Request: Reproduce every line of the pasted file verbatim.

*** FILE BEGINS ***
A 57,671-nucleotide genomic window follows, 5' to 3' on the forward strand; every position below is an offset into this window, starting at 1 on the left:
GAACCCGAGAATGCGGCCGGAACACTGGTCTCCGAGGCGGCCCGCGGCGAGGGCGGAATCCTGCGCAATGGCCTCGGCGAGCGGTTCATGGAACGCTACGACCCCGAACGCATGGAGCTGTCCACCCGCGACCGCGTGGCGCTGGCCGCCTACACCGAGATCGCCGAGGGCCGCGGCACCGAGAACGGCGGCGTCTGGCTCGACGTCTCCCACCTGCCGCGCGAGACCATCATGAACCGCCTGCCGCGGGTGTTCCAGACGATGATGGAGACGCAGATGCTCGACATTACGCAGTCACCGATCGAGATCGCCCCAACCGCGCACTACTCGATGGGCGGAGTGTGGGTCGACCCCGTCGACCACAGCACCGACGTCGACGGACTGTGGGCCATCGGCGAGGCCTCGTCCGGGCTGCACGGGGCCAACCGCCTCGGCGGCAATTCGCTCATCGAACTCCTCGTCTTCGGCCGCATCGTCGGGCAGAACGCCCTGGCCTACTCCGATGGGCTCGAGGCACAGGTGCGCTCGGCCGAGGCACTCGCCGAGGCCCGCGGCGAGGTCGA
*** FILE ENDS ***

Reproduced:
A 57,671-nucleotide genomic window follows, 5' to 3' on the forward strand; every position below is an offset into this window, starting at 1 on the left:
GAACCCGAGAATGCGGCCGGAACACTGGTCTCCGAGGCGGCCCGCGGCGAGGGCGGAATCCTGCGCAATGGCCTCGGCGAGCGGTTCATGGAACGCTACGACCCCGAACGCATGGAGCTGTCCACCCGCGACCGCGTGGCGCTGGCCGCCTACACCGAGATCGCCGAGGGCCGCGGCACCGAGAACGGCGGCGTCTGGCTCGACGTCTCCCACCTGCCGCGCGAGACCATCATGAACCGCCTGCCGCGGGTGTTCCAGACGATGATGGAGACGCAGATGCTCGACATTACGCAGTCACCGATCGAGATCGCCCCAACCGCGCACTACTCGATGGGCGGAGTGTGGGTCGACCCCGTCGACCACAGCACCGACGTCGACGGACTGTGGGCCATCGGCGAGGCCTCGTCCGGGCTGCACGGGGCCAACCGCCTCGGCGGCAATTCGCTCATCGAACTCCTCGTCTTCGGCCGCATCGTCGGGCAGAACGCCCTGGCCTACTCCGATGGGCTCGAGGCACAGGTGCGCTCGGCCGAGGCACTCGCCGAGGCCCGCGGCGAGGTCGA